Aldi plans nearly 900 more U.S. stores

Aldi plans nearly 900 more U.S. stores

Low cost chain to become America's third-biggest grocery chain by store numbers

June 13th, 2017 by Staff and wire reports in Business Around the Region

In this June 5, 2017, photo, a woman and child walk from Aldi food market, in Salem, N.H. Low-cost grocery chain Aldi says it plans to add more stores in the U.S. over the next five years, meaning more competition for traditional grocers, Walmart and organics-focused chains like Whole Foods. (AP Photo/Elise Amendola)

Photo by Elise Amendola

Photo by Contributed Photo /Times Free Press.

Low-cost grocery chain Aldi plans to add 850 more stores in the U.S. over the next five years, meaning more competition for traditional grocers, Walmart and organics-focused chains like Whole Foods.

The German grocery chain, which added an Ooltewah store last fall and plans to soon add another store near Signal Mountain, already operates five stores in the Chattanooga region.

On Monday, Aldi announced it plans to spend about $1.6 billion to remodel some existing stores in the United States and another $3.4 billion to add new stores over the next five years.

Aldi will grow from 1,650 stores today to about 2,500 by 2022.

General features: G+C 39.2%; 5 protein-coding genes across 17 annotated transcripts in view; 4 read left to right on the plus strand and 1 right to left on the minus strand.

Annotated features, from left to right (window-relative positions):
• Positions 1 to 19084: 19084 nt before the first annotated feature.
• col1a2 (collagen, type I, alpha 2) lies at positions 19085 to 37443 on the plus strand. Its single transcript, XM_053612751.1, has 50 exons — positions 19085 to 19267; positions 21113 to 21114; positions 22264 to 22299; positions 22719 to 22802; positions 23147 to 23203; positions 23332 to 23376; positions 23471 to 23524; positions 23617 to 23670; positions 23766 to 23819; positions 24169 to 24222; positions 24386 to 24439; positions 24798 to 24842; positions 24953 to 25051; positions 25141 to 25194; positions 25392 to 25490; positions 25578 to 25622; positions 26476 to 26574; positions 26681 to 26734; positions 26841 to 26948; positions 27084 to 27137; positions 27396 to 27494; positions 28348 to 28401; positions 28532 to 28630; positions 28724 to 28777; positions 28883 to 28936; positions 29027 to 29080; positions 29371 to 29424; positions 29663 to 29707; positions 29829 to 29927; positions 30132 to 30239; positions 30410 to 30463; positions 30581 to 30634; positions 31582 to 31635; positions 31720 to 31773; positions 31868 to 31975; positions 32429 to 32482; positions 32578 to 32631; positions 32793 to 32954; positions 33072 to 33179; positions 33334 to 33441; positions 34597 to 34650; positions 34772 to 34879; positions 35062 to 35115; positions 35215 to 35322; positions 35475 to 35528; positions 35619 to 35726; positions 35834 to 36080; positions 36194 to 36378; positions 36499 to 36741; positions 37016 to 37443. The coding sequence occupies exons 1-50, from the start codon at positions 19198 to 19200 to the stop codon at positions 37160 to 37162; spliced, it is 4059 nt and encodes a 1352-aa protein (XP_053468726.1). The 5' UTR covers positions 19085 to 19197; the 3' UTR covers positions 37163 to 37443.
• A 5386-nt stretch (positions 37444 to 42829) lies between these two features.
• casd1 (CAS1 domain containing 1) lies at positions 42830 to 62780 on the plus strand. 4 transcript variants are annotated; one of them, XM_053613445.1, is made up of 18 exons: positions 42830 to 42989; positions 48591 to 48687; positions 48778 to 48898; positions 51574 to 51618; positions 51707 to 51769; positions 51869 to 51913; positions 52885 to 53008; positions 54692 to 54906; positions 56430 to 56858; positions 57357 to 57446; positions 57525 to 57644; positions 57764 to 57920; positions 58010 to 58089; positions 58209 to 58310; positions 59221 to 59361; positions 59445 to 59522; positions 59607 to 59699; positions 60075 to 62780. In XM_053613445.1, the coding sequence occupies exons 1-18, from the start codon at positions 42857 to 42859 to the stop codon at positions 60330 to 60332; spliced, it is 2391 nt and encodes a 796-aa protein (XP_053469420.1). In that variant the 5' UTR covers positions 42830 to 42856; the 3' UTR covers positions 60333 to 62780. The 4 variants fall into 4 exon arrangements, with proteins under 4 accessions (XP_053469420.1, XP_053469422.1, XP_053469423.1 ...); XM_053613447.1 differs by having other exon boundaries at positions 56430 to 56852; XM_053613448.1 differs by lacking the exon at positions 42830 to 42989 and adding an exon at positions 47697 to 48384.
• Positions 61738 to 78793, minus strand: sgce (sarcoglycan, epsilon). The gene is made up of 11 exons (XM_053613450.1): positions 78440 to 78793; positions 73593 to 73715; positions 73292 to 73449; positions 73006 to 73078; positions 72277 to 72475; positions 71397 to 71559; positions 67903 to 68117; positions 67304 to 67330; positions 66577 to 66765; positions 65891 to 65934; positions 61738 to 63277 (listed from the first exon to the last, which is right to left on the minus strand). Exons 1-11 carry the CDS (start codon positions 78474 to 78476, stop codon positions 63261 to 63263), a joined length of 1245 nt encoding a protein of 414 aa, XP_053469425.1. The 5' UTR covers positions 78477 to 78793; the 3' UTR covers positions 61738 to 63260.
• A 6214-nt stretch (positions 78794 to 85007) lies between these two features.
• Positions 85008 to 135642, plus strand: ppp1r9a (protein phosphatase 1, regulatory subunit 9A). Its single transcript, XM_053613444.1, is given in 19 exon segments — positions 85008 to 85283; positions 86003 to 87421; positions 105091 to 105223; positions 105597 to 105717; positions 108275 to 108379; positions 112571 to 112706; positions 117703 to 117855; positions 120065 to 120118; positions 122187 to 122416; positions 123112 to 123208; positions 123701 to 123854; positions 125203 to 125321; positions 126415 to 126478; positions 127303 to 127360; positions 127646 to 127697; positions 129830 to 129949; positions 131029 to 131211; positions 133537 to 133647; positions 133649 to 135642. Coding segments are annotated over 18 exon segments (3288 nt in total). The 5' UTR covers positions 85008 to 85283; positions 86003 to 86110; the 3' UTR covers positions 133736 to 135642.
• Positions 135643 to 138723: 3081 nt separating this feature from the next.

That will boost the number of stores by discount grocer close to the 2,800 stores operated by Kroger and will offer a challenge to Walmart. Aldi said the expansion should make it the third biggest grocery chain in America.

The expansion should help Chattanooga-based Morgan Construction, which has already built more than 100 Aldi stores across the country.

Morgan has just been awarded it's 105th project with Aldi.

"They are a very well run company and their operating format seems to resonate well with consumers these days," Morgan said Monday. "We'll see how this round in the grocery wars goes but for us as contractor, a growing customer is a great problem to have."

Aldi focuses on private- label goods, like Trader Joe's does — so no Kraft macaroni and cheese — and has 1,650 stores in the United States. Aldi says it aims to give customers organic produce and meat raised without antibiotics.

It was already planning on expanding to 2,000 stores by the end of 2018.

In comparison, Kroger, one of the largest U.S. grocery companies, owns chains including Kroger, Fry's, Ralphs and Harris Teeter and has about 2,800 supermarkets.

Named to Forbes' list of America's Best Large Employers, Aldi will add 25,000 new jobs in stores, warehouses and offices with industry-leading compensation and generous benefits packages.

"We pioneered a grocery model built around value, convenience, quality and selection and now Aldi is one of America's favorite and fastest growing retailers," Aldi CEO Jason Hart said. "We're growing at a time when other retailers are struggling. We are giving our customers what they want, which is more organic produce, antibiotic-free meats and fresh healthier options across the store, all at unmatched prices up to 50 percent lower than traditional grocery stores."


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